As our bodies formed in the womb, our design—our physical, material identity—was mapped out in each new cell that emerged as part of our tiny bodies. It has only been in the last 100 years that we have understood what it is that holds the blueprints to our material essence—DNA. Curled up in the nucleus of each of our cells, is a double-helix strand made of three billion base pairs that form 23 pairs of chromosomes. That strand holds within it all the details that make each of us look like ourselves. Passed on through our genome are whispers of those who came before us—the forbears whose stories set the stage for our own entrance at a particular time and place into this world. And newly generated in that genome are features that are distinct and unique to each person now living her or his own stories.
It is the stories that emerge from us that make this physical singularity so significant. The specificity of DNA is reflected in our incorporeal identity, which is also completely unique in every person. Each of us has a history that informed the process of our becoming from the first moment we drew breath. And now, as we make choices from day to day, reacting to the things we cannot change, and determining whether to change those we can, we write the stories of our lives. We are the only ones who can author those stories; that inherent role is imbued with responsibility. What legendary modern dancer and choreographer Martha Graham once told the illustrious Agnes de Mille is true of all of us:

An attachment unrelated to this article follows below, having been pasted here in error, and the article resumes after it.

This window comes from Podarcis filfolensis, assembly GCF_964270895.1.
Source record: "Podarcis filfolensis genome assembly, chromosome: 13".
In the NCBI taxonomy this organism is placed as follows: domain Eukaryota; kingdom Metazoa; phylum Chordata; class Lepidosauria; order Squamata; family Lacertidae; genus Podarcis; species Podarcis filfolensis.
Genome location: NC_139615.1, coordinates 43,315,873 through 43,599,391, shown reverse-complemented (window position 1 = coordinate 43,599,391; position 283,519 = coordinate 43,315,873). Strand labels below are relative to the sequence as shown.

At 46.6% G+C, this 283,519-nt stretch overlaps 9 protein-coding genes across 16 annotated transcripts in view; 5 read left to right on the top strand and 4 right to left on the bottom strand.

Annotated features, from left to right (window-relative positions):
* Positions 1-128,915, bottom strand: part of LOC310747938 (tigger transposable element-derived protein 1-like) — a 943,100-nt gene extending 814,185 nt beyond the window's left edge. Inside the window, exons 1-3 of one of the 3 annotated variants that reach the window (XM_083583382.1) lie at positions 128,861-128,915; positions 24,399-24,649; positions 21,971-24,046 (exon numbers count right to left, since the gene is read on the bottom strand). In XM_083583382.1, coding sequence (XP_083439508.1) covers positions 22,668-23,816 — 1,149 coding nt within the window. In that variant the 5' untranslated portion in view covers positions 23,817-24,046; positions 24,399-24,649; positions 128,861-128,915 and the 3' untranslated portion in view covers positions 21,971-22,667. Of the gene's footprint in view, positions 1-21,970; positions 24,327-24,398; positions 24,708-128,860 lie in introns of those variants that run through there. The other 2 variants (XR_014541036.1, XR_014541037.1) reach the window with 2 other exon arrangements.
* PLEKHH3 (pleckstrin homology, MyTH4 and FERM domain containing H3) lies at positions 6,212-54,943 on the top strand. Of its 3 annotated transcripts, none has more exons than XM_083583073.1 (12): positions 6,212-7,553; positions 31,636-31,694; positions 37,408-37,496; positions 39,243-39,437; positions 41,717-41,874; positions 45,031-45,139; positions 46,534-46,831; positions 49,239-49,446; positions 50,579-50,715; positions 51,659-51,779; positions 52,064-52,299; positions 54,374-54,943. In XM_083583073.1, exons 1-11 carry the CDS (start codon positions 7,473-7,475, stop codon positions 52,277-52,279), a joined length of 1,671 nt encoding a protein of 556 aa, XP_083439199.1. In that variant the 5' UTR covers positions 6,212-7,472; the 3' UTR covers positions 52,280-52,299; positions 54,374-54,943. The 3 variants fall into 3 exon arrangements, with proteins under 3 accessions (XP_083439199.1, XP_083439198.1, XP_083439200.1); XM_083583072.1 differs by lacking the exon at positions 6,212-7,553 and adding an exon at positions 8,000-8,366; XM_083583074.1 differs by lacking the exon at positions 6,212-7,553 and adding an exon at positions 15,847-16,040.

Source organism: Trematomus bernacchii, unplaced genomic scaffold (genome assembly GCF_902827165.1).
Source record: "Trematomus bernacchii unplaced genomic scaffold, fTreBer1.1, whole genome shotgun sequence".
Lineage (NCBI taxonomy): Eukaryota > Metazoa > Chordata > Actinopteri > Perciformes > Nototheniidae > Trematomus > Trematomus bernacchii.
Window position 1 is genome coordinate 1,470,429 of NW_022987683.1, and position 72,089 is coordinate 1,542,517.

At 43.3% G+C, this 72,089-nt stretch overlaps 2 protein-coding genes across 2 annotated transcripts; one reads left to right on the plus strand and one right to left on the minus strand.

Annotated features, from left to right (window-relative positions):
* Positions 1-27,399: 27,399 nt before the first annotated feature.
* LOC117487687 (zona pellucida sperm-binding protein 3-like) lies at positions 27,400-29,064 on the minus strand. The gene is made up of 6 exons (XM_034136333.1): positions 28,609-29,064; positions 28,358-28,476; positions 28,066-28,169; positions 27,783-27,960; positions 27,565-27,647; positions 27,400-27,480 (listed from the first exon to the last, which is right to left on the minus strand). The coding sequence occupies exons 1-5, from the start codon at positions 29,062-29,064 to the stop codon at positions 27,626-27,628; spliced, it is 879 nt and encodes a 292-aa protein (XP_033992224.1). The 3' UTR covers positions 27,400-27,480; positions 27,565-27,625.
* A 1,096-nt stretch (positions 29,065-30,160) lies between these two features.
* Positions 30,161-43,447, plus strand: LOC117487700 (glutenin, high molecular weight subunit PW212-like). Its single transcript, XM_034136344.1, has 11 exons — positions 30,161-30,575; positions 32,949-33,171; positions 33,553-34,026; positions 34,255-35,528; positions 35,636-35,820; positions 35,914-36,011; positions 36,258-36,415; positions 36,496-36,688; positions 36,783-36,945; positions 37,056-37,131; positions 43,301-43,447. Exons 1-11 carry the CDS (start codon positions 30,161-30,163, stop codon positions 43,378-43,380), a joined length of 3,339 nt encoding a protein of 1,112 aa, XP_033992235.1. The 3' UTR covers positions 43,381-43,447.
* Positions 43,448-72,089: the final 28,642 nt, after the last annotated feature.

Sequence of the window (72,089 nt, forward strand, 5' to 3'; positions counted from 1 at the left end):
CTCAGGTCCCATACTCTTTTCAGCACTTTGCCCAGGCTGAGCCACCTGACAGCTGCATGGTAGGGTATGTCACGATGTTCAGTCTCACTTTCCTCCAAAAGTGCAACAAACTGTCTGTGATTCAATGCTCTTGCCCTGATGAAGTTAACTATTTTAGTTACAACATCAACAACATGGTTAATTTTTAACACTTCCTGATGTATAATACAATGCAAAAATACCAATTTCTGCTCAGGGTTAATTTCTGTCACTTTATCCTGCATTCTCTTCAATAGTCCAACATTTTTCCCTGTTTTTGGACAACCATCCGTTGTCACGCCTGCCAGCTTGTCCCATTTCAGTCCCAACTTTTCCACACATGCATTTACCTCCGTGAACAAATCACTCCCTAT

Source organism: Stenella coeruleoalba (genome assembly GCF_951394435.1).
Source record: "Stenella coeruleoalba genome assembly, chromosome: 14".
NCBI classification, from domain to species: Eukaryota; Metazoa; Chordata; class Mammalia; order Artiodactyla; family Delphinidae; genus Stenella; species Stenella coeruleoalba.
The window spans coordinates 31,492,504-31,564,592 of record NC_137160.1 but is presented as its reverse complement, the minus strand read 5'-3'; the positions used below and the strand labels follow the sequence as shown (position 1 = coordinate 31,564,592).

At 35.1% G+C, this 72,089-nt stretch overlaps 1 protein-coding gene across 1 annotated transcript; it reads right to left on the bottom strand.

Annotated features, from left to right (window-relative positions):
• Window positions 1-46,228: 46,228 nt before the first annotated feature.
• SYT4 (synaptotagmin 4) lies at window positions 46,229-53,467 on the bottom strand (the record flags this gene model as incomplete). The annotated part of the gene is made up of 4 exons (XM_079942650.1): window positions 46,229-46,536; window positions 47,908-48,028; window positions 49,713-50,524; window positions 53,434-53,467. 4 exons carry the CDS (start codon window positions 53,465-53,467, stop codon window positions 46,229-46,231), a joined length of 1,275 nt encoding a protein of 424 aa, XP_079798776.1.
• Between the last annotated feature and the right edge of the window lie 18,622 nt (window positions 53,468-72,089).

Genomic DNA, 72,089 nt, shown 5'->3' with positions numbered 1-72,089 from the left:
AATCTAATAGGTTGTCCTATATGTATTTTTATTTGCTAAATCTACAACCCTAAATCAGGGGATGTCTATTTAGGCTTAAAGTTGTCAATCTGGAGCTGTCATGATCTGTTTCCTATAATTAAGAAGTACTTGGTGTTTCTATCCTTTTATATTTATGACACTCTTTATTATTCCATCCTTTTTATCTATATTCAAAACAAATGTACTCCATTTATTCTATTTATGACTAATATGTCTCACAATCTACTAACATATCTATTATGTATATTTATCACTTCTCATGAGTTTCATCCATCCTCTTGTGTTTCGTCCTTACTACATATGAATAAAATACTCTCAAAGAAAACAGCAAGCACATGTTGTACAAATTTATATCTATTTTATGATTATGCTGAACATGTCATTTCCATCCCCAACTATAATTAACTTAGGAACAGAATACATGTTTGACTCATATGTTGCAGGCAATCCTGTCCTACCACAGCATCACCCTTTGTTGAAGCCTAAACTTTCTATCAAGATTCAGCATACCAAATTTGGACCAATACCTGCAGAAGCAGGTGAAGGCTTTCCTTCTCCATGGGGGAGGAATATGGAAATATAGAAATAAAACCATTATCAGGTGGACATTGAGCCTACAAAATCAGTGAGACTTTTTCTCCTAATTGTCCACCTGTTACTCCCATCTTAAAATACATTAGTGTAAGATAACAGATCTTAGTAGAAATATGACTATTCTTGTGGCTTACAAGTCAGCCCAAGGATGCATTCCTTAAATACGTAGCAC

There is a vitality, a life force, an energy, a quickening that is translated through you into action, and because there is only one of you in all of time, this expression is unique. And if you block it, it will never exist through any other medium and it will be lost. The world will not have it.
Whether we will live a story that puts our name on the lips of greater humanity, or whether it is lived quietly in our families and communities, inside each of us is a unique power and potential to do good in this world.
I remember rolling over in bed one morning and glancing at my phone with bleary eyes. Instead of noting the time, what caught my attention was a headline: a mass shooting in Las Vegas. I felt a despairing spiral. It seemed like too much. Too much hatred. Too much violence. Too much fear. Too much to overcome. It made me want to isolate myself—run from humanity into the sanctuary of nature. But that reaction was met by a distinct and powerful thought: I cannot possibly combat all the evils in the world, but I can do a little good. I can serve my family, my neighbors, and my community. I am not powerless.
There is something inside of me—and something inside of you—that no one else who has ever lived can offer. It is a power and a potential to transform this world in a way that no one else can. Most of us may live quiet lives; nevertheless, we will each leave an impression in the bark of the great world tree that is essential and cannot be left by any other living being. As we open ourselves to possibility, it will unfold into reality to the improvement and relief of those whose unique stories intersect with our own.
Written by Elisabeth S. Weagel
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